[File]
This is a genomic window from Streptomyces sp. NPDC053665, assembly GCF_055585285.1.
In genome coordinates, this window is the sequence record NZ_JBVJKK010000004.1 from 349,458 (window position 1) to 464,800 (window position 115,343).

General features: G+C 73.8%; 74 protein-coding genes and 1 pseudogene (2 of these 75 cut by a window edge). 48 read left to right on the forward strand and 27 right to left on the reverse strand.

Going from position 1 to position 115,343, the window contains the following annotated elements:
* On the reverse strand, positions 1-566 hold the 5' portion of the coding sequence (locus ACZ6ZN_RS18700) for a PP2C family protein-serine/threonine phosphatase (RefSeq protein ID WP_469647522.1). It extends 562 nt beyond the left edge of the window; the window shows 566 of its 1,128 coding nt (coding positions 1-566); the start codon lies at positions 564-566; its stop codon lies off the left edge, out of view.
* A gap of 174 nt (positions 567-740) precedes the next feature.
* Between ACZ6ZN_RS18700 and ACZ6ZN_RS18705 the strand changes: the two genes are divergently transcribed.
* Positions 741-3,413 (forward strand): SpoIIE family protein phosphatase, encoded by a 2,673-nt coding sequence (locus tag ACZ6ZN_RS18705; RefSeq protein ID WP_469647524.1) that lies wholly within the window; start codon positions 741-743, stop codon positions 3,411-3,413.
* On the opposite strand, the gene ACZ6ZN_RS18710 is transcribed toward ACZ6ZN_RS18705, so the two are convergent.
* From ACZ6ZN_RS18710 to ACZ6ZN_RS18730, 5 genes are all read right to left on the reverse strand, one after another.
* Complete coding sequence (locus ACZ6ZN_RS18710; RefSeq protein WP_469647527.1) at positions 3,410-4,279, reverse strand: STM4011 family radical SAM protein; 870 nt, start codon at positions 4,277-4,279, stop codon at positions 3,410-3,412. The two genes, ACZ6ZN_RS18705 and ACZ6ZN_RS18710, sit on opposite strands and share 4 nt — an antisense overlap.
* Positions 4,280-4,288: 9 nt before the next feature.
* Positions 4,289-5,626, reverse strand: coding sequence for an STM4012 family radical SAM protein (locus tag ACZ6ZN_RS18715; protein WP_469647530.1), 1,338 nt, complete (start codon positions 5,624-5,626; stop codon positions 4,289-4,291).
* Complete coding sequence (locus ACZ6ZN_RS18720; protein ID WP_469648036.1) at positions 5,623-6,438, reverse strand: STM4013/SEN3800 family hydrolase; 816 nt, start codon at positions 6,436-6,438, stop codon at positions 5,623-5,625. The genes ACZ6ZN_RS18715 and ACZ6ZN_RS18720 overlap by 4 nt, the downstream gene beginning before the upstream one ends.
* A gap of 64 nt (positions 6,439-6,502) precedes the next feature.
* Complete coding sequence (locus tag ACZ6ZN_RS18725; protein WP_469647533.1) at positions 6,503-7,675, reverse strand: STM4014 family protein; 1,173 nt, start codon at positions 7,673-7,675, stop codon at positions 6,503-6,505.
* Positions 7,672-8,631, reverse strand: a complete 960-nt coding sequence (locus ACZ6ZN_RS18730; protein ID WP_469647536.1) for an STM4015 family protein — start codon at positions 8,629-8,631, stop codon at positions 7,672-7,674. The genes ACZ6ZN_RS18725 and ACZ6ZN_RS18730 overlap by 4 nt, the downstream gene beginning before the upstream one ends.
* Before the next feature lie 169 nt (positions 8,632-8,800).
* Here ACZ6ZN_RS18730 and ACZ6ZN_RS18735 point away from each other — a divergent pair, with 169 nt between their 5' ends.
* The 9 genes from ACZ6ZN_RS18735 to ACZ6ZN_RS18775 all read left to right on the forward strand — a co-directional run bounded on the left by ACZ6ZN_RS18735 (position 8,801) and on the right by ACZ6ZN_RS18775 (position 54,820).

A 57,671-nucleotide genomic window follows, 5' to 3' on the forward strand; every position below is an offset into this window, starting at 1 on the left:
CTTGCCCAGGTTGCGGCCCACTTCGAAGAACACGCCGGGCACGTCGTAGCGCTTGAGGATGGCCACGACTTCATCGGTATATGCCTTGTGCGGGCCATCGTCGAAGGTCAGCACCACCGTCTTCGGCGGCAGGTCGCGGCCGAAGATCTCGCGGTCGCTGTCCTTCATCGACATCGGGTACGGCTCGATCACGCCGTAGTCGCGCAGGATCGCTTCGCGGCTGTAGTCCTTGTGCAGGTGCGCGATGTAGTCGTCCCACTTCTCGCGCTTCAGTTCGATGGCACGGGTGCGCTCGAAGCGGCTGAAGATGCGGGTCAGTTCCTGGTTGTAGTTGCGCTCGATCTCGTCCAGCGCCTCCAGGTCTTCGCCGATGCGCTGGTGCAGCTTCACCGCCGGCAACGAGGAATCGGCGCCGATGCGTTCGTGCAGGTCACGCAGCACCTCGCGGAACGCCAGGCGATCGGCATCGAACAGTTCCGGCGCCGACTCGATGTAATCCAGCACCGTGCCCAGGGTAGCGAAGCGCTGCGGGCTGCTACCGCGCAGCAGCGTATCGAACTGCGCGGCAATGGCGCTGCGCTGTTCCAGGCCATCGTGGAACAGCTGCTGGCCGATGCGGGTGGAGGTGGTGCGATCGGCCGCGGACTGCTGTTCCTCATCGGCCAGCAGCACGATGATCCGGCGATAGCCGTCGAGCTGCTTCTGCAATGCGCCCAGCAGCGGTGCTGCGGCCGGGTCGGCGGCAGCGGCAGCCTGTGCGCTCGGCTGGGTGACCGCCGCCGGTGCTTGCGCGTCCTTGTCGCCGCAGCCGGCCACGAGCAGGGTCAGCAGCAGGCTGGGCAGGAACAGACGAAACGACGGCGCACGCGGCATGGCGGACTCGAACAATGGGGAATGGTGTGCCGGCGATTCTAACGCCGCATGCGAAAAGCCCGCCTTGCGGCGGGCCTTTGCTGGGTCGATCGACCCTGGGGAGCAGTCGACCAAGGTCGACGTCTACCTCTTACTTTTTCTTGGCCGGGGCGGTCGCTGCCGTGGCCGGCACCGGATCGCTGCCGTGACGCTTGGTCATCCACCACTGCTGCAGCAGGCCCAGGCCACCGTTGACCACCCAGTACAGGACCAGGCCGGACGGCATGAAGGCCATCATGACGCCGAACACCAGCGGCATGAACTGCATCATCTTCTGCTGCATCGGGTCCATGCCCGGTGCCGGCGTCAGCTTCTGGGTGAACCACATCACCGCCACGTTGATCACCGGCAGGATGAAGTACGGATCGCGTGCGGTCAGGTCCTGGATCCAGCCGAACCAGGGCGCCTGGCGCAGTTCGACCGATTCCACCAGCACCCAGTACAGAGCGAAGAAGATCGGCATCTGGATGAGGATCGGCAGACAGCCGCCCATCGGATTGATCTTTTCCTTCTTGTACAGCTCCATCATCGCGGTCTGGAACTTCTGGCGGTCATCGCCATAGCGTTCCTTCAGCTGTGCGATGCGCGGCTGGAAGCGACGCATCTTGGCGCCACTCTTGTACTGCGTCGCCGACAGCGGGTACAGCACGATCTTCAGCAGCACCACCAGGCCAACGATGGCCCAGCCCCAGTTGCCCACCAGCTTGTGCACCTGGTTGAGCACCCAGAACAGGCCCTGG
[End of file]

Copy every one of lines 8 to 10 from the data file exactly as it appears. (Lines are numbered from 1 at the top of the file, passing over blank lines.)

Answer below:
* Positions 741-3,413 (forward strand): SpoIIE family protein phosphatase, encoded by a 2,673-nt coding sequence (locus tag ACZ6ZN_RS18705; RefSeq protein ID WP_469647524.1) that lies wholly within the window; start codon positions 741-743, stop codon positions 3,411-3,413.
* On the opposite strand, the gene ACZ6ZN_RS18710 is transcribed toward ACZ6ZN_RS18705, so the two are convergent.
* From ACZ6ZN_RS18710 to ACZ6ZN_RS18730, 5 genes are all read right to left on the reverse strand, one after another.